Sven was a berserker warrior who lived his life as if he were chiseling the runes of a Saga into the stump of the tree of life. Generations of Skalds would chant of his feats as the words sang against the whale-ribbed ceilings of their winter mead halls as they huddled around the great fires that held back the eternal darkness of the shortest days of the Northern winter, a darkness so profound that Sunna’s Chariot, pulled by her great team of fire breathing horses, only skirted the edge of the bowl of the horizon.
That is until Sven was smitten, as no warrior could have smitten him, by Sylvia’s fragile beauty. Sylvia was a Christian princess from Angleterre held hostage by the Vikings as part of the terms of the great treaty of York. Sven claimed Sylvia as his beloved and wife under Viking law. Sylvia accepted on condition that Sven pledged to take no more human blood onto his hands.
This angered the Chief Borguild, to the darkest depths of his blighted soul, for he had planned to violate Sylvia, claim her as his concubine, and force Angleterre to pay a great tribute of Dane gold after a surprise attack.
But it was not to be, because Sven had claimed her with his pledge. But worse than that, for Borguild, Sven, loved Sylvia more than he loved death, and though he was no Christian he had forfeited his right to Valhalla, because Sven would not die with a sword in his hand swimming in a river of his enemies’ blood.
Yet this made even a better story as it raced around the world and enraged the evil Borguild even more. Now Sven’s life was the stuff of the songs of Frankish troubadours, and his name was known everywhere, even in the court of the Caliph. All the warriors still loved Sven. Some even noted with relief that, though his great size, strength, and courage would be missed on the battlefield, the great axe which he swung overhead on a twenty-one foot tether would not. While it had a reputation for lethalness among friend and foe alike, more than once he had cleared an entire battlefield of both sides as his axe sang it’s Siren’s howl, swinging in a deadly forty-foot circle.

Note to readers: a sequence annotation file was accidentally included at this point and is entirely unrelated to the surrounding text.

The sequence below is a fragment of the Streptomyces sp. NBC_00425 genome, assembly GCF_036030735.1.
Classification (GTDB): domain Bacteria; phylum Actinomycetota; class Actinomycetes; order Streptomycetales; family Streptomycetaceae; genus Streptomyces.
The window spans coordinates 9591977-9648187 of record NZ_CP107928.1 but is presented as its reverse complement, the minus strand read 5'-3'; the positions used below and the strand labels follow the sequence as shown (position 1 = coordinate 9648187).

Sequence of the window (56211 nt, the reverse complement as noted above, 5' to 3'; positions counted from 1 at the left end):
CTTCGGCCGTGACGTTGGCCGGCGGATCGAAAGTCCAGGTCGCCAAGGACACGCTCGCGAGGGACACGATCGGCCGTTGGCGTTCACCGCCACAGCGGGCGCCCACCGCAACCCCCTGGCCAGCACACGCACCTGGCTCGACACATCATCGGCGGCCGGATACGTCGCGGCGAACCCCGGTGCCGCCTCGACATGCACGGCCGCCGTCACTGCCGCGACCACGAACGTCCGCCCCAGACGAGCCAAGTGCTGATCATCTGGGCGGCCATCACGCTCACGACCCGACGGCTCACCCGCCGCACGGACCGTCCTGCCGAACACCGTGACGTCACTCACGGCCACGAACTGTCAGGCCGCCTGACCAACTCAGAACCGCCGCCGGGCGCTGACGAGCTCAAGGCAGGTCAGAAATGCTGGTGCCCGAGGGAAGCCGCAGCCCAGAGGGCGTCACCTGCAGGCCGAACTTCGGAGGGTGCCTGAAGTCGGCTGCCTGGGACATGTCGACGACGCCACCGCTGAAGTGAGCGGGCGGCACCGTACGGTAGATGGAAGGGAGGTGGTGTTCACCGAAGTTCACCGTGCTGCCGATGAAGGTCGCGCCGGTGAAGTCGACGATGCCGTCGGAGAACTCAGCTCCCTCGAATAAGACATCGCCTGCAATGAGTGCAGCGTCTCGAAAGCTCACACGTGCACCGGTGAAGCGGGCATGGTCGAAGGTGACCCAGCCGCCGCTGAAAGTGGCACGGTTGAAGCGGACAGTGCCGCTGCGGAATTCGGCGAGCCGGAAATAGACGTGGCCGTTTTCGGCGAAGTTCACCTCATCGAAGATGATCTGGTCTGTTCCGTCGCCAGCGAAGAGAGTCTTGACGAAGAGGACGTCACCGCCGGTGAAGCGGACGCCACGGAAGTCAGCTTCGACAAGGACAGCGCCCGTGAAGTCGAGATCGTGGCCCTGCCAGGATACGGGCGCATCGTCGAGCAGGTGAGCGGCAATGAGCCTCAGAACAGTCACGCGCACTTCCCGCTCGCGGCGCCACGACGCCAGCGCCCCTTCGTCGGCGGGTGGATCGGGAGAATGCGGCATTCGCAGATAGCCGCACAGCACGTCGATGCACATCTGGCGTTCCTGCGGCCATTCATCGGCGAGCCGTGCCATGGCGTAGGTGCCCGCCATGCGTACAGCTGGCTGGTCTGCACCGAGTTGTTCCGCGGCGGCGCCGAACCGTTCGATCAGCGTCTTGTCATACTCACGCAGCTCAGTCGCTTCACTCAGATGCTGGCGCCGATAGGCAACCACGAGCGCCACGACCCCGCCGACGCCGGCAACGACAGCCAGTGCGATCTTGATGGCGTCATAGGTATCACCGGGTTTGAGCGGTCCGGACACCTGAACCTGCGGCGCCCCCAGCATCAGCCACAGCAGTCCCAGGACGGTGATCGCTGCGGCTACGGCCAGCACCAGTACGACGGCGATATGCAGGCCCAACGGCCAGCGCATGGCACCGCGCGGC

Sven turned down the Chiefdom to practice his trade of a master carpenter, and live with his beloved Sylvia, and instead let it pass to Borguild the crafty, with his serpent dagger, his viper’s tongue, and his empty heart. But none would challenge Borguild to trial by combat because his sword and dagger had the speed and sting of the hooded, deadliest, soul-stealing serpent, feared by all warm blooded creatures since creation. Further the only man who might defeat him had broken his broad sword into fragments.
Sven, though not Christian, lived by his pledge to Sylvia. He channeled his berserker’s rage into the skill of his carpenter’s hands and the strength and beauty of all that he wrought. All marveled at the prosaic somber beauty of his work.
Chief Borguild swore on Odin’s goats to goad Sven back into his berserker ways and into violating his oath to Sylvia, by ordering that Sven build him a long ship. Chief Borguild planned for Sven to become enraged and fall victim to his poison dagger.
Sven completed the ship on the shortest night of high summer. The chief and his court went drunkenly to see Sven’s labor of love, his ship, his life, in the weird twilight of eternal summer. They exchanged shrugs. Then Borguild said with regal distain.
“Nice boat Sven, aye real good job, but maybe I paid you too much for it.”
Ragnau, Borguild’s henchman added,